The Canadian Privacy Law Blog: Developments in privacy law and writings of a Canadian privacy lawyer, containing information related to the Personal Information Protection and Electronic Documents Act (aka PIPEDA) and other Canadian and international laws.

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The author of this blog, David T.S. Fraser, is a Canadian privacy lawyer who practices with the firm of McInnes Cooper. He is the author of the Physicians' Privacy Manual. He has a national and international practice advising corporations and individuals on matters related to Canadian privacy laws.

For full contact information and a brief bio, please see David's profile.

Please note that I am only able to provide legal advice to clients. I am not able to provide free legal advice. Any unsolicited information sent to David Fraser cannot be considered to be solicitor-client privileged.

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The views expressed herein are solely the author's and should not be attributed to his employer or clients. Any postings on legal issues are provided as a public service, and do not constitute solicitation or provision of legal advice. The author makes no claims, promises or guarantees about the accuracy, completeness, or adequacy of the information contained herein or linked to. Nothing herein should be used as a substitute for the advice of competent counsel.

This web site is presented for informational purposes only. These materials do not constitute legal advice and do not create a solicitor-client relationship between you and David T.S. Fraser. If you are seeking specific advice related to Canadian privacy law or PIPEDA, contact the author, David T.S. Fraser.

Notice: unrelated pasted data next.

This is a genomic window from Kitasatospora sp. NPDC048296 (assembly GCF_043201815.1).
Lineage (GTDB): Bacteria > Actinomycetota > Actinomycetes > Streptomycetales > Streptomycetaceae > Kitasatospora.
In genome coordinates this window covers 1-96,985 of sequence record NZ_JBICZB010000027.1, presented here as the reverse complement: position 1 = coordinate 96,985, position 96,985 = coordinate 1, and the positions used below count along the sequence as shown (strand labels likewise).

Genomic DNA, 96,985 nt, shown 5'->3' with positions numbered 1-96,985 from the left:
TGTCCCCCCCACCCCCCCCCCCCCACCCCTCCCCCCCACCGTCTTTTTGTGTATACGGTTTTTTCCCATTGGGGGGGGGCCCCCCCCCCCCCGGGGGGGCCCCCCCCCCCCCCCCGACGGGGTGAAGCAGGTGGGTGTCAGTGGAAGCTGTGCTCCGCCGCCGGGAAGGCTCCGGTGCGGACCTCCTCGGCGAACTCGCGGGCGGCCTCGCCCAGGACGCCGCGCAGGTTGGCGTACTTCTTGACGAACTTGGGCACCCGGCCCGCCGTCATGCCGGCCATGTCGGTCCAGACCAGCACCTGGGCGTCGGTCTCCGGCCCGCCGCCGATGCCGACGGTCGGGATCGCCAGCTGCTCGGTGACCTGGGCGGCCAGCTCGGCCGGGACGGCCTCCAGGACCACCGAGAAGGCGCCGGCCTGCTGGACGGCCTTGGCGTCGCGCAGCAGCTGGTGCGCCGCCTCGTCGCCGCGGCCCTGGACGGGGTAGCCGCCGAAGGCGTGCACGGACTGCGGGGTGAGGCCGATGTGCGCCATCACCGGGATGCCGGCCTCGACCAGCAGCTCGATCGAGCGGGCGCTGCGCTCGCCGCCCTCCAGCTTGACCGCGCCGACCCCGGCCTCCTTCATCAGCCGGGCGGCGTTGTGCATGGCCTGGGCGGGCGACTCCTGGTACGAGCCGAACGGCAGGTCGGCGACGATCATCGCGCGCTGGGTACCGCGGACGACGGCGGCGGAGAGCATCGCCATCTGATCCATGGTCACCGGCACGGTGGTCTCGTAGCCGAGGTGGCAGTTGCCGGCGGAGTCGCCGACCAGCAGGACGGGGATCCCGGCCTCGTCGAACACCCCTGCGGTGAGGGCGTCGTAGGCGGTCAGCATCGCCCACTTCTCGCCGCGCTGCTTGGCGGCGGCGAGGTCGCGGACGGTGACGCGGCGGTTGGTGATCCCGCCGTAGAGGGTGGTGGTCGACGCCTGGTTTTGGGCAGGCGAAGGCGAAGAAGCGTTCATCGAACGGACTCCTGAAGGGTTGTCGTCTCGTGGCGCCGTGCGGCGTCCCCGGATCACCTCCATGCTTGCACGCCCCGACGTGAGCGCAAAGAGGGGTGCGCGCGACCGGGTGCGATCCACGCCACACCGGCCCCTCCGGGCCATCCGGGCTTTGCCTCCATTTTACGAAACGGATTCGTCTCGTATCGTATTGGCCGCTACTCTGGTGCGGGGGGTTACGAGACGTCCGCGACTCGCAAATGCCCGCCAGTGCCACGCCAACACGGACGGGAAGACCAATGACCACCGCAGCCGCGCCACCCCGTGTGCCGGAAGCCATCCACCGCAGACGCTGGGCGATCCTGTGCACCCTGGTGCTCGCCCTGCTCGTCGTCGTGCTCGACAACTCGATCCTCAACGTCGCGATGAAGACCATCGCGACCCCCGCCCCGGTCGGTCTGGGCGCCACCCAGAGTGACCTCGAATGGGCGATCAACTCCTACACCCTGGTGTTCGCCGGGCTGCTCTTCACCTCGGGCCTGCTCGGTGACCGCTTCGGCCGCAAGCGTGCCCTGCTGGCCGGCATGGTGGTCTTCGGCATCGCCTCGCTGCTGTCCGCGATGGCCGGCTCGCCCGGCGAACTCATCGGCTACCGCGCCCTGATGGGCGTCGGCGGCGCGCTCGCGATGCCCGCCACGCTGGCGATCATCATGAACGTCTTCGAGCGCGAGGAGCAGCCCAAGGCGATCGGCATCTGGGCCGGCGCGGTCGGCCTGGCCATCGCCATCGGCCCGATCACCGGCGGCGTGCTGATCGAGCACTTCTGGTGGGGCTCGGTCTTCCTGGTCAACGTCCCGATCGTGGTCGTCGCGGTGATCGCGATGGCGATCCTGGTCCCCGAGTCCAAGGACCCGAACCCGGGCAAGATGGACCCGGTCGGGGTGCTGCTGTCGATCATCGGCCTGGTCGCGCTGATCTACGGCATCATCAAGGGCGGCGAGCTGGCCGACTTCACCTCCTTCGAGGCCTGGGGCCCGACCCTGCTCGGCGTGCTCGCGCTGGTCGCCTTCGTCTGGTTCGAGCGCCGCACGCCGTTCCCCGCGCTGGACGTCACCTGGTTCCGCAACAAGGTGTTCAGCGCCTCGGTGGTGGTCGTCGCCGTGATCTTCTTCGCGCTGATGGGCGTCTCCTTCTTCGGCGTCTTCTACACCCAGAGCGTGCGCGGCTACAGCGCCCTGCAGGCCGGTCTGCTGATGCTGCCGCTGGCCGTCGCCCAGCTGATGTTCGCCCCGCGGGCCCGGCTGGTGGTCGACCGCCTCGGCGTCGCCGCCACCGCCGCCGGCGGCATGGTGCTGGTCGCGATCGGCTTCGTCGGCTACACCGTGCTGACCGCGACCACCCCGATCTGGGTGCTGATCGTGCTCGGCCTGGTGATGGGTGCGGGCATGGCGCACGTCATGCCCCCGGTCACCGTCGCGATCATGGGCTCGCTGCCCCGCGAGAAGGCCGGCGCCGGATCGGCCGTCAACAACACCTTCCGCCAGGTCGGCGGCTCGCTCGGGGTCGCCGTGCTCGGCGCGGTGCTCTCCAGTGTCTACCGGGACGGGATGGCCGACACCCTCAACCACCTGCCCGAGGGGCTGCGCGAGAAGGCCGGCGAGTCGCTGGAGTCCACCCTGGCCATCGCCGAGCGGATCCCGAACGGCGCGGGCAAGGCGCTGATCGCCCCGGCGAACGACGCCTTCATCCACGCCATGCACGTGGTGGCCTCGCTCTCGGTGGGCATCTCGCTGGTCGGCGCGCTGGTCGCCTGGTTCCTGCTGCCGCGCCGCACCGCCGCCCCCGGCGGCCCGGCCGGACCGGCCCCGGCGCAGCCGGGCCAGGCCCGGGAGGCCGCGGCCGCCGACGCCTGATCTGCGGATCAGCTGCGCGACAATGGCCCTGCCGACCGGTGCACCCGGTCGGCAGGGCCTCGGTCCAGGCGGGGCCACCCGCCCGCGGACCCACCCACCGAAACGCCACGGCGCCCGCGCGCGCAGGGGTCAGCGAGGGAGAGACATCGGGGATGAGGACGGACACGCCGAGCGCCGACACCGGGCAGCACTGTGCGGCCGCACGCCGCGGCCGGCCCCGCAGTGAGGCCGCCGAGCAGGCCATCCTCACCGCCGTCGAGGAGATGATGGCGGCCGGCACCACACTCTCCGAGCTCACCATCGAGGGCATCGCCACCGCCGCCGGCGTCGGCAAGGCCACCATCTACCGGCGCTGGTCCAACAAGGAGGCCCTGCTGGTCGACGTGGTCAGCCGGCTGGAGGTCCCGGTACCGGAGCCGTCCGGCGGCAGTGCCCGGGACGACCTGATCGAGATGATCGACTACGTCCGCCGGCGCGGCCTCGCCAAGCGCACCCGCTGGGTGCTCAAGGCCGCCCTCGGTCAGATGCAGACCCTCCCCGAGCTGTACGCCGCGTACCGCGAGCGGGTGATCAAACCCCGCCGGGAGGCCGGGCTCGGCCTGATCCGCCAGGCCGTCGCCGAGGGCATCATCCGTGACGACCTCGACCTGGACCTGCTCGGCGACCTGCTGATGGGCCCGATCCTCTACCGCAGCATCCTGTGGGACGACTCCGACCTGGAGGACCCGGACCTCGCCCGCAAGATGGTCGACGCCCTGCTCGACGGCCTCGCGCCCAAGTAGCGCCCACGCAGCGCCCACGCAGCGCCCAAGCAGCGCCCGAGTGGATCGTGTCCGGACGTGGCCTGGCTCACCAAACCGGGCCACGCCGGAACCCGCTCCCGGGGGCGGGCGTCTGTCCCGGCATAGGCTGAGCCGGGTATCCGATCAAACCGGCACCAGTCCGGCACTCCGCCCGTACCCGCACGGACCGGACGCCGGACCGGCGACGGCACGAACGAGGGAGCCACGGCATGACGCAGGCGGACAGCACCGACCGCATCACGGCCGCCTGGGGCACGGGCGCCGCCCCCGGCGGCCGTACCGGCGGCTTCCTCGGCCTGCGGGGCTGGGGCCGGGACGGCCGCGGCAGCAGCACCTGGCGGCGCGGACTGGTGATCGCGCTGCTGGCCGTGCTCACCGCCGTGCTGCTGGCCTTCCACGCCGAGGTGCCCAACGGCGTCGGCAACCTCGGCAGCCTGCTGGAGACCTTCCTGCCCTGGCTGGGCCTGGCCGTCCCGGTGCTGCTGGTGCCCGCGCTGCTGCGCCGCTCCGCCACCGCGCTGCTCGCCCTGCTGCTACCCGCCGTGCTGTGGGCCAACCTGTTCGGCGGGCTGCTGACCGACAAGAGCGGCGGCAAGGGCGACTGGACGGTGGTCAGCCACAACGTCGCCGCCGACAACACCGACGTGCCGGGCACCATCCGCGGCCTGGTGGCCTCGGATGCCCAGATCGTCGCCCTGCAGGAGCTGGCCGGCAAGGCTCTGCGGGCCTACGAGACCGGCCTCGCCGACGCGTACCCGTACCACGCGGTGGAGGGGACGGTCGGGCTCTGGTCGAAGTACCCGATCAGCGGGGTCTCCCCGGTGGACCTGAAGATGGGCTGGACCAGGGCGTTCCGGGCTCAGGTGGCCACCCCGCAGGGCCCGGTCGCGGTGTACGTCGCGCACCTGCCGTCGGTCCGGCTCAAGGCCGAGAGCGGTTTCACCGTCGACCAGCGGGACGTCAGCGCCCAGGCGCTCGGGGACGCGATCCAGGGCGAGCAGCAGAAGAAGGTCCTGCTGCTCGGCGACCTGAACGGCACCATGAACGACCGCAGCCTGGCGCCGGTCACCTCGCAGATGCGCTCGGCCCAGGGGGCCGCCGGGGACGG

Tuesday, March 08, 2005

ChoicePoint appoints first privacy officer 

ChoicePoint has appointed a big name former TSA official to be its new privacy officer, according to Forbes: Smith: ChoicePoint Names TSA Big As Chief Privacy Officer:

Faces In The News Smith: ChoicePoint Names TSA Big As Chief Privacy Officer Greg Levine, 03.08.05, 5:13 PM ET NEW YORK - Doers and doings in business, entertainment and technology: It's a start. Data dealer ChoicePoint (nyse: CPS - news - people ) on Tuesday announced it hired a U.S. Transportation Security Administration big to batten its info hatches. Helmed by Chief Executive Derek Smith, the firm has recently suffered an incursion by identity thieves. (Related note: On Feb. 25, Bank of America (nyse: BAC - news - people ) too suffered a security compromise.) ChoicePoint said its new employee, TSA Deputy Administrator Carol A. DiBattiste, has been named chief credentialing, compliance and privacy officer. She will lead an independent office to oversee improvements to ChoicePoint's screening process, and its enacting of procedures to streamline how incidents are reported. The TSA oversees airport screening in the U.S. Any such moves to regain the public's trust are vital at this juncture: After the CEO stated that the recent incident was the only such major security compromise of which he was aware, Assistant U.S. Attorney Mark Krause in Los Angeles claimed he'd dug up evidence of to the contrary, viz.: A sizable identity theft in 2002. Then, on March 4, the firm said the U.S. Securities and Exchange Commission is investigating stock sales by Smith and by Chief Operating Officer Douglas Curling. So it couldn't hurt ChoicePoint's image--not to mention its operations--to bring in "untouchables" like DiBattiste. More...

It is somewhat surprising that a company that deals in personal information never had an officer responsible for privacy. Perhaps that's why the original breaches never came to the attention of the executives.

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